Unbalanced is powered by Vocal creators. You support Brandon Daniel by reading, sharing and tipping stories... more

Unbalanced is powered by Vocal.
Vocal is a platform that provides storytelling tools and engaged communities for writers, musicians, filmmakers, podcasters, and other creators to get discovered and fund their creativity.

How does Vocal work?
Creators share their stories on Vocal’s communities. In return, creators earn money when they are tipped and when their stories are read.

How do I join Vocal?
Vocal welcomes creators of all shapes and sizes. Join for free and start creating.

To learn more about Vocal, visit our resources.

Show less

Neo Yokio: Neo Riche & Neo Racist?

Neo Yokio is an attempt at parody that suffers under the same concepts it is trying to satirize.

The Giant Toblerone (Reddit.com)


Neo Yokio, Netflix's new anime by Ezra Koenig starring Jaden Smith, is an attempt at a satirical representation of the upper-class denizens of New York City, even if Koenig himself does not think so. The show primarily focuses on the melancholic, privileged lives that the characters, including the main character Kaz Kaan, live. In brief interludes, Neo Yokio frenetically glances upon the the lives of the suffering working class and the ostentatious wage gape/standard of living. While class discussions are prominent, Neo Yokio requires a pronounced examination of the representation of the magistocrats, demons, and terrorists.

What are the magistocrats?

Kaz Using His Magic Abilities (Firstpost.com)

Kaz Kaan, a magistocrat and affluent bachelor, comes from a long line of magistocrats. The magistocrats are a group of magicians who in the 19th century were employed by New York to exorcise demons. In doing so, the magicians were welcomed into the upper echelons of New York society, and became known as magistocrats. The real world analogue that fits in this narrative is that of immigration and race.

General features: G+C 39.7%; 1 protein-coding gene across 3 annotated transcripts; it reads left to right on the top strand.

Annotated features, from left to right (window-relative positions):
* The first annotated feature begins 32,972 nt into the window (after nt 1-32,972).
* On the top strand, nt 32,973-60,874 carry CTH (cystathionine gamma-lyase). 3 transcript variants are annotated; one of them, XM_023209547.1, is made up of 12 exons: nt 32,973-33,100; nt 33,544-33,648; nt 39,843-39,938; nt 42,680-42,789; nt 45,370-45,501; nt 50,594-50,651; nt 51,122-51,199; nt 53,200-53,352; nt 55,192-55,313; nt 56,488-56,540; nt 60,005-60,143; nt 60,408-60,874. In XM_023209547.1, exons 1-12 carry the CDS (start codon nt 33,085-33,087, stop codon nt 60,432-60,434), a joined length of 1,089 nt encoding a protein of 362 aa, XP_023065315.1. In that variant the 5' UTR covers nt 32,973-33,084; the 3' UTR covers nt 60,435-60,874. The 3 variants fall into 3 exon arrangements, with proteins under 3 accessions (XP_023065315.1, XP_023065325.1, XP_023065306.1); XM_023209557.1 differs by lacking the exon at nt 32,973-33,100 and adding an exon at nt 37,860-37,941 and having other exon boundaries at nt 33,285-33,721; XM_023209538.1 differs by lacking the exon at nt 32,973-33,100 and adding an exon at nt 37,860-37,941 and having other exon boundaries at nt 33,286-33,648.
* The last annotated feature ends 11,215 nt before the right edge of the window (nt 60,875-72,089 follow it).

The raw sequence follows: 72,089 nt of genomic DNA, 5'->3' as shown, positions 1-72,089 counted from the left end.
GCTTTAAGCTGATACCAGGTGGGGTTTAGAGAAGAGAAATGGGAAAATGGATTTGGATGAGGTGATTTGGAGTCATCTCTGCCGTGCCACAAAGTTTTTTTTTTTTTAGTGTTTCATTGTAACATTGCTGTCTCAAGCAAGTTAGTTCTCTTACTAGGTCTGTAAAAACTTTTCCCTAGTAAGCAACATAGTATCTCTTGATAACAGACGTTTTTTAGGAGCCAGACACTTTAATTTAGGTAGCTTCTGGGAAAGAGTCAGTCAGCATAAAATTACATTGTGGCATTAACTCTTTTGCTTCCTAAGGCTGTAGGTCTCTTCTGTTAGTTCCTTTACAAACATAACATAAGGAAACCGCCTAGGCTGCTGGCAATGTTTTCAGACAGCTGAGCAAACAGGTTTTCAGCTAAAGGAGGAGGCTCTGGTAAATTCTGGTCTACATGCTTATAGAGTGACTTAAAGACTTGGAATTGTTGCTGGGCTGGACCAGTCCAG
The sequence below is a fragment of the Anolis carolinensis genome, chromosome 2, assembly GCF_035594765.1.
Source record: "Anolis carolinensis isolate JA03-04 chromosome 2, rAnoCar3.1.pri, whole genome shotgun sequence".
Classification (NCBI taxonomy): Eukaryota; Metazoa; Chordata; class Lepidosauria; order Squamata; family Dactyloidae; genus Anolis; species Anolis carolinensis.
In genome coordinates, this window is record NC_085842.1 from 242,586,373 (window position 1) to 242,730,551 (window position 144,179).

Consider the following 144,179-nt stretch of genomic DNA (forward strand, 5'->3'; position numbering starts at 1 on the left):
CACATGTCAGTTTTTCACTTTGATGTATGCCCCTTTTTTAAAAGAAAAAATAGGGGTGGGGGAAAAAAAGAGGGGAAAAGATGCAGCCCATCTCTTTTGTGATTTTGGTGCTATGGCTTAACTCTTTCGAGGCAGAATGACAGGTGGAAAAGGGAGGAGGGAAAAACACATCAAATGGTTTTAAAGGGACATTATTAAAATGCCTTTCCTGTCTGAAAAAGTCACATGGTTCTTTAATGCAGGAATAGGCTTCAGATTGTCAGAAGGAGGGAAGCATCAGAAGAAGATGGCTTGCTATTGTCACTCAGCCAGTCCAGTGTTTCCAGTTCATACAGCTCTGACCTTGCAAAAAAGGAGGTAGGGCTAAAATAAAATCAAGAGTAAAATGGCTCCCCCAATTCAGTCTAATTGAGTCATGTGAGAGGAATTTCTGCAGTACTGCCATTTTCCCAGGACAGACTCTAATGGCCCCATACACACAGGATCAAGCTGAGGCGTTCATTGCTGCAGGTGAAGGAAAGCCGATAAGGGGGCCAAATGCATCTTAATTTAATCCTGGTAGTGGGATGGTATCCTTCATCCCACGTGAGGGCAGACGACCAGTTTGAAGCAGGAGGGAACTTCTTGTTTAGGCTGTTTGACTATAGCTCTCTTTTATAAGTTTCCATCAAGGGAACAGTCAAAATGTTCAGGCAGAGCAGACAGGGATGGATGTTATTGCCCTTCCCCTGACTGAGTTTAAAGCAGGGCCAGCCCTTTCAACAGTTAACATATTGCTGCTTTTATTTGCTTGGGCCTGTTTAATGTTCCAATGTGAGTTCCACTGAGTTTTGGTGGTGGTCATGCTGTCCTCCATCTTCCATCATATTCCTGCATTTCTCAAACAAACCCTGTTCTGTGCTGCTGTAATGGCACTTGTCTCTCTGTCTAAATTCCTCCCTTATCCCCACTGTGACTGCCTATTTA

How Neo Yokio Deals with Immigration and Race

The magistocrats have been in America for a couple of centuries now, but there is still some negative connotation attached to them. There are two prime examples of this. The first comes from Kaz's friend, Leon, who states, "We gotta teach they old-money f**kboys a lesson." This quote is in reference to Kaz's arch-nemesis, aptly named Arcangelo, and his crew of West Side Gentlemen. The term "old-money f**kboys," posits the differentiation between old money (money that has been in a family for centuries on end) and new money (money that has been earned in more recent time).

Arcangelo's Classism

Arcangelo (Twitter.com)

Arcangelo snobbishly looks down on Kaz's "neo riche" status, and constantly disparages him for it. Even though the magistocrats have been around for a couple centuries, and have worked their way into the upper-class, they are frowned upon. In the real world, the same division exists. Nouveau riche are disliked on both ends.

The working class is jealous of the nouveau riche, finding them "unworthy" of their new wealth. Old money sees a lack of refinement and taste in the nouveau riche, and frown upon the fact that they have to work. An example of this comes from the social commentary about elitism and varying degrees of wealthy people presented in The Great Gatsby. Arcangelo's slight of Kaz and his companions is a clear representation of the demarcation between old money and new money.

The Inherent Racism Embedded in Classism

Kaz, Leon, and Gottlieb (Youtube.com)

The separation between the groups of Arcangelo and Kaz is also a pointed source of racism. This stems from the fact that Kaz is clearly of a different ethnicity than Arcangelo (as are Kaz's friends). Not to mention that Kaz's last name is "Kaan," pronounced and sounding very similar to the popular brown and often Islamic last name "Khan." Classism typically has tones of racism in it, and Neo Yokio is no different.

One can see the inherent racism further explained in the overtly, negative slur that Arcangelo calls Kaz, "rat catcher." The term rat catcher is a derogatory aspersion that is likened to that of other racial insults. That being the case, Arcangelo calling Kaz a rat catcher is highly offensive slander, once again positing the show's primordial societal racism.